Spike Lee: Michael Jackson documentary keeps focus on music
In 2012, filmmaker Spike Lee examined Bad, Michael Jackson’s third album as a solo artist after his early career at Motown records. The years since the iconic singer’s death had been plagued with rumors and controversies about his demise, and Bad 25 represented a refreshing shift back to the talking about the star’s musical contributions to the world.
With Michael Jackson’s Journey from Motown to Off the Wall, Lee is attempting to do the same with Jackson’s years at Motown Records and his eventual transition to a fully-fledged solo artist. The documentary, which is premiering at the Sundance Film Festival before a debut on Showtime on Feb. 5, works almost as a superhero origin story, showing how Jackson grew as a performer and picked up the signatures that would come to define him as a global phenomenon.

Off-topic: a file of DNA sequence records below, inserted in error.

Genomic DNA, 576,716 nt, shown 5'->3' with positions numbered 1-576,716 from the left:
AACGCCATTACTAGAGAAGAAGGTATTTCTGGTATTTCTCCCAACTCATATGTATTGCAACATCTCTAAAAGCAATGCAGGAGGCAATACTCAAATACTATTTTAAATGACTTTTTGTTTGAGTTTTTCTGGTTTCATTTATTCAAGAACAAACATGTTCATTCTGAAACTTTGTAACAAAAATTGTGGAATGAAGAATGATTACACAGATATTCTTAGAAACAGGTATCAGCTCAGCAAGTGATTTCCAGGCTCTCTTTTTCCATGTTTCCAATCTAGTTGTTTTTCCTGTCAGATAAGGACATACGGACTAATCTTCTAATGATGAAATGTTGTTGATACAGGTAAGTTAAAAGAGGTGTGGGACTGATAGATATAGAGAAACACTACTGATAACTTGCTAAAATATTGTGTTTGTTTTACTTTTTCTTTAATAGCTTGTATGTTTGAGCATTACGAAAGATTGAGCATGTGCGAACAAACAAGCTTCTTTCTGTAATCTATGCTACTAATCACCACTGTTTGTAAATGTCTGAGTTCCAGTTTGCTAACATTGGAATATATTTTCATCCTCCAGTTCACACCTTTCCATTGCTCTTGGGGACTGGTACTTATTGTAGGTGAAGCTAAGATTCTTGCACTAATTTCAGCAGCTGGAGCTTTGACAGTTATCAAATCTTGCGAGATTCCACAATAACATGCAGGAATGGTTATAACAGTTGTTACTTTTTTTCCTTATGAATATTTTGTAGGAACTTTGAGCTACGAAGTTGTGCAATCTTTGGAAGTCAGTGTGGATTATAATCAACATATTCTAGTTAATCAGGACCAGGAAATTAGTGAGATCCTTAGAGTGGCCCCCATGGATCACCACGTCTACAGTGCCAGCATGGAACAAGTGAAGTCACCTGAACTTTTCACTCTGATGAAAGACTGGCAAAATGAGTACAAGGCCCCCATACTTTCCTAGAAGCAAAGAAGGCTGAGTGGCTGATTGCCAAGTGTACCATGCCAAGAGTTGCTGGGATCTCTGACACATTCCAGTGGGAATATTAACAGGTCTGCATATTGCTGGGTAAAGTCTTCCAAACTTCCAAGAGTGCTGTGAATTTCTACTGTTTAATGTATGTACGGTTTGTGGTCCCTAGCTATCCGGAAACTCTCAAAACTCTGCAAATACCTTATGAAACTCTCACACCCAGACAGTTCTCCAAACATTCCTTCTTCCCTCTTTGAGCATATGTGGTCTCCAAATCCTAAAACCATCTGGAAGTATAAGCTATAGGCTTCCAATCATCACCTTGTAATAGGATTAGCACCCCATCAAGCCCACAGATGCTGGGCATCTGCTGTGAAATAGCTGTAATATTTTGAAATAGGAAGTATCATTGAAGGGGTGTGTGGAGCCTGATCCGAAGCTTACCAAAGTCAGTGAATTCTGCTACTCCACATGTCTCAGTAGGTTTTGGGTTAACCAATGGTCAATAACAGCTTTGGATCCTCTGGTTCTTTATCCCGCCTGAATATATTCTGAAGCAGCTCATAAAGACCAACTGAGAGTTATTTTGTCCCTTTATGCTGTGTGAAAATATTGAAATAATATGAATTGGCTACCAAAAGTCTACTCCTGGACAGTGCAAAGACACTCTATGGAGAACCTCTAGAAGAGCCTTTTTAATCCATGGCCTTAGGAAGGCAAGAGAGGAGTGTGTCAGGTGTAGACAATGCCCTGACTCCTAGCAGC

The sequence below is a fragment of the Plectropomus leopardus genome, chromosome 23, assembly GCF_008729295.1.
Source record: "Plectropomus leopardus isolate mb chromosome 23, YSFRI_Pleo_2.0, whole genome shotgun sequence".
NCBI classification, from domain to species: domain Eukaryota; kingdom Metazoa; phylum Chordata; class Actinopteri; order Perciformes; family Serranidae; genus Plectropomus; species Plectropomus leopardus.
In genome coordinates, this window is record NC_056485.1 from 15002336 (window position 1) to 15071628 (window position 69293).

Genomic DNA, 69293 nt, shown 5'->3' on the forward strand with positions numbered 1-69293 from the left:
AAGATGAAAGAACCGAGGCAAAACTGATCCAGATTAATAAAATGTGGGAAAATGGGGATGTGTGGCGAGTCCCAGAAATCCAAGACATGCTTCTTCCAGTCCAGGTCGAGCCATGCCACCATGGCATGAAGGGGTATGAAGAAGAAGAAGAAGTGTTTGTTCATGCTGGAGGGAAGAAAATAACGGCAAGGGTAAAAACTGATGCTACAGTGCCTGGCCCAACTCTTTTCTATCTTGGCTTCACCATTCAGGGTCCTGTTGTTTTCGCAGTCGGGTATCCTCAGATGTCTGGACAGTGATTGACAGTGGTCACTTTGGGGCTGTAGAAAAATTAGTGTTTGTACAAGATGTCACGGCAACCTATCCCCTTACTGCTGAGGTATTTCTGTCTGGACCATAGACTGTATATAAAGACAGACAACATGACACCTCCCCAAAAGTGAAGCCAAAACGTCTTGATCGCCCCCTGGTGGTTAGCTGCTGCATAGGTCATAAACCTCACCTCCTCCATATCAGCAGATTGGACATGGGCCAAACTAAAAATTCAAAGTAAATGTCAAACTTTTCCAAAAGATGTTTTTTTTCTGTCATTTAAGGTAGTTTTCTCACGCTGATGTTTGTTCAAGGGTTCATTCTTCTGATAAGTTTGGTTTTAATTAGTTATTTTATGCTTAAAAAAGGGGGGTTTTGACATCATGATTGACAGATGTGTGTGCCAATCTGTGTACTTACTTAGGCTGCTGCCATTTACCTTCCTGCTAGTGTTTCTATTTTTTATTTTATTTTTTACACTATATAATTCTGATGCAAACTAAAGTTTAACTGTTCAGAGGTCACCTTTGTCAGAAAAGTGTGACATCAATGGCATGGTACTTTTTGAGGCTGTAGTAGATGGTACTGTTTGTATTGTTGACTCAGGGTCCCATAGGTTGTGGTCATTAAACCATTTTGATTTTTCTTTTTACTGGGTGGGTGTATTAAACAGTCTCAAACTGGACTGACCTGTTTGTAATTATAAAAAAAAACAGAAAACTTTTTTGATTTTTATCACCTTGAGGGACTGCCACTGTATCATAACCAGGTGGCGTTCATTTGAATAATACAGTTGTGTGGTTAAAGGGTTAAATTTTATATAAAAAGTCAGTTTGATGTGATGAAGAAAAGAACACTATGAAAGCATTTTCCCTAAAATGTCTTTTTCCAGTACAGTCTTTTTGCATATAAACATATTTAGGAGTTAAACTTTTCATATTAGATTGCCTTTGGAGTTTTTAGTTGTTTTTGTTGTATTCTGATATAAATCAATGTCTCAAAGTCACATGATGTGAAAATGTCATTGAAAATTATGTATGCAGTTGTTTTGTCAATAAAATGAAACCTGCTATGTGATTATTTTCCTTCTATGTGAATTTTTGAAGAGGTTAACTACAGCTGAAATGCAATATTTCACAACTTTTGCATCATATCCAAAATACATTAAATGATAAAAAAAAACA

“I just wanted to concentrate on the music, his musicianship, his genius, the humanity,” Lee told EW prior to leaving for Park City, Utah. “We don’t deal with that noise, all of the other stuff. It’s unfortunate that the later years dominated the conversation — not even the conversation, the narrative about Michael Joseph Jackson. Hopefully these two documentaries make people reexamine Michael, the ones who need the reminder.”
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In the actual film, that sentiment is represented in the documentary’s focus, which is held tight on Jackson’s musical influences, a track-by-track analysis of Off the Wall, and interviews with people like Kobe Bryant and Misty Copeland, who were indelibly affected by the song.
Lee’s hope is that this film will allow him to complete a trilogy of docs, the final installment centering around Thriller. “We miss Michael,” he said. “Thank God we have his music, but we miss him.”